COMPAT by its order dated July 1, 2016 has over-ruled the order
of CCI wherein the Indian Jute Mils Association (IJMA) and Gunny
Trade Association (GTA) were penalized for alleged cartelization in
pricing of jute bags. It was alleged that the jute manufacturers
have acquired a monopoly position as a result of the circular of
the Government under the Jute Price Maintenance Act, 1987 that 100%
sugar to be produced by the sugar factories is to be mandatorily
packaged in the jute bags(A-Twill type). Taking advantage of this
monopoly, the jute mills have unreasonably hiked the prices of jute
bags from INR 53.50/bag in April 2010 to INR 64.50/bag in February
2011. It was alleged that this increase was possible only because
of an agreement/understanding among all the members of the IJMA and
GTA, who were quite conscious of the fact that they enjoy complete
monopoly. Thus, it was alleged that, IJMA/GTA have cartelized the
market for packaging material for sugar thereby infringing Section
3(3) of the Act by jointly deciding sale prices and limiting
technical development of the industry. The CCI considered the same
as prima-facie violation of Section 3(3)(a) of the Act and ordered
an investigation into the same.
The DG Report submitted after detailed investigation found that
IJMA and GTA are utilizing their platform to discuss the jute bags
prices to be published to discuss the jute bags prices to be
published in the GTA Daily Price Bulletin (DPB) clearly indicate
the involvement of IJMA in fixation and publication of prices of
The CCI agreed with the findings of the DG, primarily, based on
the fact that a comparison of A-Twill jute bags with B-Twill had no
correlation with each other despite the basic material and
production cost remaining the same. In fact, the price of A-Twill
bags on per gram basis was found higher by approximately 50%
compared to that of B-Twill Bags. The actual transactions in the
market were taking place almost near to the DPB price meaning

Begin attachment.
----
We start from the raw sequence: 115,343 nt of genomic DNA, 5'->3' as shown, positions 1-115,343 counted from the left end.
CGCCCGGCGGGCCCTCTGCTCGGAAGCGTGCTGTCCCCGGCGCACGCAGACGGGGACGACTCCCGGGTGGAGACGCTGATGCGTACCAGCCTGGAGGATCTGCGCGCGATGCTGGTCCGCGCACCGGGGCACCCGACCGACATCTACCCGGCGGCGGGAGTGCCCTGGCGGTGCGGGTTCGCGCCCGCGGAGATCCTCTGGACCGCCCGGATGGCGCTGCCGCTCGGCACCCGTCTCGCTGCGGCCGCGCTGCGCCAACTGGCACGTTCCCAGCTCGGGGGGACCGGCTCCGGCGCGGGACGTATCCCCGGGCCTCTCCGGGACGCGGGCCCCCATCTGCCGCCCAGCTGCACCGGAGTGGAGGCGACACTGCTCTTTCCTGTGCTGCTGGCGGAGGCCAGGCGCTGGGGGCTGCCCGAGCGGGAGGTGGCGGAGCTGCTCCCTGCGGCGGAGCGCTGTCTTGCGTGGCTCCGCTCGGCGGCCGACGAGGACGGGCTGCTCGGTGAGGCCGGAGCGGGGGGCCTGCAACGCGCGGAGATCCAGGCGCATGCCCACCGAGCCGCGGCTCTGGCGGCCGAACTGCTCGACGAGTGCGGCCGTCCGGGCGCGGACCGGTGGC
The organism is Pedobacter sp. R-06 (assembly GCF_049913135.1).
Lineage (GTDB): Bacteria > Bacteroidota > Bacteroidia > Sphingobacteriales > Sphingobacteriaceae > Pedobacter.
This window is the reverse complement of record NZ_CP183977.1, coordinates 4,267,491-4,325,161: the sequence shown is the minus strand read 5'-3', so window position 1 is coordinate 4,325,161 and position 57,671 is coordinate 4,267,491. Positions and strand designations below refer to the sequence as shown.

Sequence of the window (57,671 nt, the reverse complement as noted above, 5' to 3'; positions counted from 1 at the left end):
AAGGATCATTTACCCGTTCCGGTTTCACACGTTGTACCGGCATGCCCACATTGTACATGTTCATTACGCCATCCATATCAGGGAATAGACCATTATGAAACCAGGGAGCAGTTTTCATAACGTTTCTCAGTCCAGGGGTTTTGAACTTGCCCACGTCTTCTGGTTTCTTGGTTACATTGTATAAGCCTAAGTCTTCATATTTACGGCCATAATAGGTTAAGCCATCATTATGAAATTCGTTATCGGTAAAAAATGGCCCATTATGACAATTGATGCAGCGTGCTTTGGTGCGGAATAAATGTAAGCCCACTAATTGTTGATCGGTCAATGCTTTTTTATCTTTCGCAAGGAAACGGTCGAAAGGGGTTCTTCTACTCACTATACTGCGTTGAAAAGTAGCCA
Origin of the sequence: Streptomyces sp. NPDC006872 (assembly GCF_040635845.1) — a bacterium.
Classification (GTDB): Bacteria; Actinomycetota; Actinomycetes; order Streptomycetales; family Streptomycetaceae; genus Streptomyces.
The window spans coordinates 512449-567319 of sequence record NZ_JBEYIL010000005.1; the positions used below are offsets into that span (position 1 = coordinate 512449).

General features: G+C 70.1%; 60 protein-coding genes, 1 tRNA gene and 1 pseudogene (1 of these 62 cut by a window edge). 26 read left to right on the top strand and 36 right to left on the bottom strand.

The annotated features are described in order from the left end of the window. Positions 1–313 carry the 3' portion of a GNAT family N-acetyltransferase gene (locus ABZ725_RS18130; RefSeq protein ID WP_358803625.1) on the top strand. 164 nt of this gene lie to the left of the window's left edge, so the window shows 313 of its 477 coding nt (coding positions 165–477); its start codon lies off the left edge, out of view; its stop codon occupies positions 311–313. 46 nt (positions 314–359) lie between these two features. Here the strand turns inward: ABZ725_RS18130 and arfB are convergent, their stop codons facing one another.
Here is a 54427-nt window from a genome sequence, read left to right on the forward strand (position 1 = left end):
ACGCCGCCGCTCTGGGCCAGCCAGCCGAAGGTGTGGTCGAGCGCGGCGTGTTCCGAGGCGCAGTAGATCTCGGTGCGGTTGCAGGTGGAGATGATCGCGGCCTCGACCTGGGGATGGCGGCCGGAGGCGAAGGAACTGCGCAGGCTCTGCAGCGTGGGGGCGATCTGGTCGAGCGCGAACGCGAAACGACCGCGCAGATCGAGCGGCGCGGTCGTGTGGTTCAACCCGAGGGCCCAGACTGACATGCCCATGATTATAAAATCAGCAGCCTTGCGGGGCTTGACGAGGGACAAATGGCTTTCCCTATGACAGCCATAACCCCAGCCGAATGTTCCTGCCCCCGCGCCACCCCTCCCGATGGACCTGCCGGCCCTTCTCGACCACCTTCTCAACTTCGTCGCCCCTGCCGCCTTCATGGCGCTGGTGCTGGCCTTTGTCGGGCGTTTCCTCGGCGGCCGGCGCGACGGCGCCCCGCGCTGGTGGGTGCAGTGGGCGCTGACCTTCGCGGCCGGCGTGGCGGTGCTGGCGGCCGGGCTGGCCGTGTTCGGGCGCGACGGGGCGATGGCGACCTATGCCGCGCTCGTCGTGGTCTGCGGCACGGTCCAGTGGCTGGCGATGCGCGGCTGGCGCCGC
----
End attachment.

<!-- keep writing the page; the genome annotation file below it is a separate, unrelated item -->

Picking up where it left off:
thereby that the DPB prices were actually being followed. Such
conduct of IJMA and GTA was held to be in violation of Section
3(3)(a) and Section 3(3)(b) of the Act. The CCI penalized IJMA and
GTA at the rate of 5% of their average turnover for the past three
years. The total amount of penalty payable by IJMA was indicated as
INR 768527/- and on GTA as 35169/-. Similarly, the CCI also imposed
a penalty on 25 members of IJMA and 19 members of GTA@ 5% of their
average income of the last three financial years.
In the appeals, the COMPAT noted that the participation of Mr.
U.C. Nahata, one of the members who joined the CCI more than three
years after filing of the case, in the decision making of the CCI
in the present case had vitiated the order due to violation of
principles of natural justice as he was not part of earlier hearing
in the CCI. On the merits of the order, the COMPAT noted that
neither the DG nor the Informant could collect any evidence to show
that there was an agreement between GTA and IJMA about fixation of
price of A-Twill jute bags or that the price of such bags was fixed
by GTA after discussion with IJMA. The CCI did not independently
analyze the findings of DG and mechanically approved the findings.
None of the correspondence referred to between IJMA and GTA show
that they had entered into an agreement for increase in prices of
A-Twill bags. Further, the comparison of A-Twill and B-Twill bags
for faulty as the A-Twill bags were of 1190 gms. as compared to
B-Twill bags of 665 gms. The COMPAT held that the finding of
violation of Section 3(3)(a) and 3(3)(b) were unsustainable and
deserved to be set aside.
Lastly, the COMPAT also held that the penalty imposed on IJMA
and GTA (at the rate of 5% of the average turnover of the past
three years) is disproportionate and without setting out cogent
reasons. The COMPAT sets aside the order of the CCI and the penalty
imposed on IJMA and GTA.
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The Legal Metrology Act, 2009 was passed by the Indian Parliament in order to repeal and replace The Standards of Weights and Measures Act, 1976 and the Standards of Weights and Measures (Enforcement) Act, 1985.
In the wake of liberalization and privatization that was triggered in India in early nineties, a realization gathered momentum that the existing Monopolistic and Restrictive Trade Practices Act, 1969 was not equipped adequately enough to tackle the competition aspect of the Indian economy.
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